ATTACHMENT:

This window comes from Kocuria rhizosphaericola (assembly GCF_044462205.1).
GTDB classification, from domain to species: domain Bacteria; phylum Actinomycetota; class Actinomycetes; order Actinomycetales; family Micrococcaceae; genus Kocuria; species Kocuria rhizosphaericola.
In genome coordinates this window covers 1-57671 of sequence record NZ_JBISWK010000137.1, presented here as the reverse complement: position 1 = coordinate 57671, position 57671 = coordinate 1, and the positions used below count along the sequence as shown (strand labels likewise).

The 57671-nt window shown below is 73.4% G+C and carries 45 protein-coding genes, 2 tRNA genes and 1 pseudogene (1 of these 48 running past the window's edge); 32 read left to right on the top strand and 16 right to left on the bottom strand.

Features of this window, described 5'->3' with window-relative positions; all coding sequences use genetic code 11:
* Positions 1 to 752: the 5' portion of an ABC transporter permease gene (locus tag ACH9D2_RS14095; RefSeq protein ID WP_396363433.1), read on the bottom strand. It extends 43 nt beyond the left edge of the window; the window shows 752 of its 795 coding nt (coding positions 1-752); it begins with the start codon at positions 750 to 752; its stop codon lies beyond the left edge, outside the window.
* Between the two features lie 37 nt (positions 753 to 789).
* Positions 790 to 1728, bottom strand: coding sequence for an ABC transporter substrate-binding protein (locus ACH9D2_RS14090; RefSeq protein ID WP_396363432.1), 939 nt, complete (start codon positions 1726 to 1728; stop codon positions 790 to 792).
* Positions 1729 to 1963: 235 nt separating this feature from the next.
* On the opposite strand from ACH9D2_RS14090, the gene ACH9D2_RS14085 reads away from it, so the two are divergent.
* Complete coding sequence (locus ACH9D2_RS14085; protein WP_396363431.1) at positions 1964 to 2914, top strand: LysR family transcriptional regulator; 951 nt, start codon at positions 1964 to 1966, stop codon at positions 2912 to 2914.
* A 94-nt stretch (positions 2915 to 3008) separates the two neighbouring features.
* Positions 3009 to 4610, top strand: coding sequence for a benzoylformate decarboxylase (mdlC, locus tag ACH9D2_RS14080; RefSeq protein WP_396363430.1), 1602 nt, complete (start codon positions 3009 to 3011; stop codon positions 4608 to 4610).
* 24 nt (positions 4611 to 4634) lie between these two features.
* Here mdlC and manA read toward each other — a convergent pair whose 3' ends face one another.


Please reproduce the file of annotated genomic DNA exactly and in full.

This window comes from Kocuria rhizosphaericola (assembly GCF_044462205.1).
GTDB classification, from domain to species: domain Bacteria; phylum Actinomycetota; class Actinomycetes; order Actinomycetales; family Micrococcaceae; genus Kocuria; species Kocuria rhizosphaericola.
In genome coordinates this window covers 1-57671 of sequence record NZ_JBISWK010000137.1, presented here as the reverse complement: position 1 = coordinate 57671, position 57671 = coordinate 1, and the positions used below count along the sequence as shown (strand labels likewise).

The 57671-nt window shown below is 73.4% G+C and carries 45 protein-coding genes, 2 tRNA genes and 1 pseudogene (1 of these 48 running past the window's edge); 32 read left to right on the top strand and 16 right to left on the bottom strand.

Features of this window, described 5'->3' with window-relative positions; all coding sequences use genetic code 11:
* Positions 1 to 752: the 5' portion of an ABC transporter permease gene (locus tag ACH9D2_RS14095; RefSeq protein ID WP_396363433.1), read on the bottom strand. It extends 43 nt beyond the left edge of the window; the window shows 752 of its 795 coding nt (coding positions 1-752); it begins with the start codon at positions 750 to 752; its stop codon lies beyond the left edge, outside the window.
* Between the two features lie 37 nt (positions 753 to 789).
* Positions 790 to 1728, bottom strand: coding sequence for an ABC transporter substrate-binding protein (locus ACH9D2_RS14090; RefSeq protein ID WP_396363432.1), 939 nt, complete (start codon positions 1726 to 1728; stop codon positions 790 to 792).
* Positions 1729 to 1963: 235 nt separating this feature from the next.
* On the opposite strand from ACH9D2_RS14090, the gene ACH9D2_RS14085 reads away from it, so the two are divergent.
* Complete coding sequence (locus ACH9D2_RS14085; protein WP_396363431.1) at positions 1964 to 2914, top strand: LysR family transcriptional regulator; 951 nt, start codon at positions 1964 to 1966, stop codon at positions 2912 to 2914.
* A 94-nt stretch (positions 2915 to 3008) separates the two neighbouring features.
* Positions 3009 to 4610, top strand: coding sequence for a benzoylformate decarboxylase (mdlC, locus tag ACH9D2_RS14080; RefSeq protein WP_396363430.1), 1602 nt, complete (start codon positions 3009 to 3011; stop codon positions 4608 to 4610).
* 24 nt (positions 4611 to 4634) lie between these two features.
* Here mdlC and manA read toward each other — a convergent pair whose 3' ends face one another.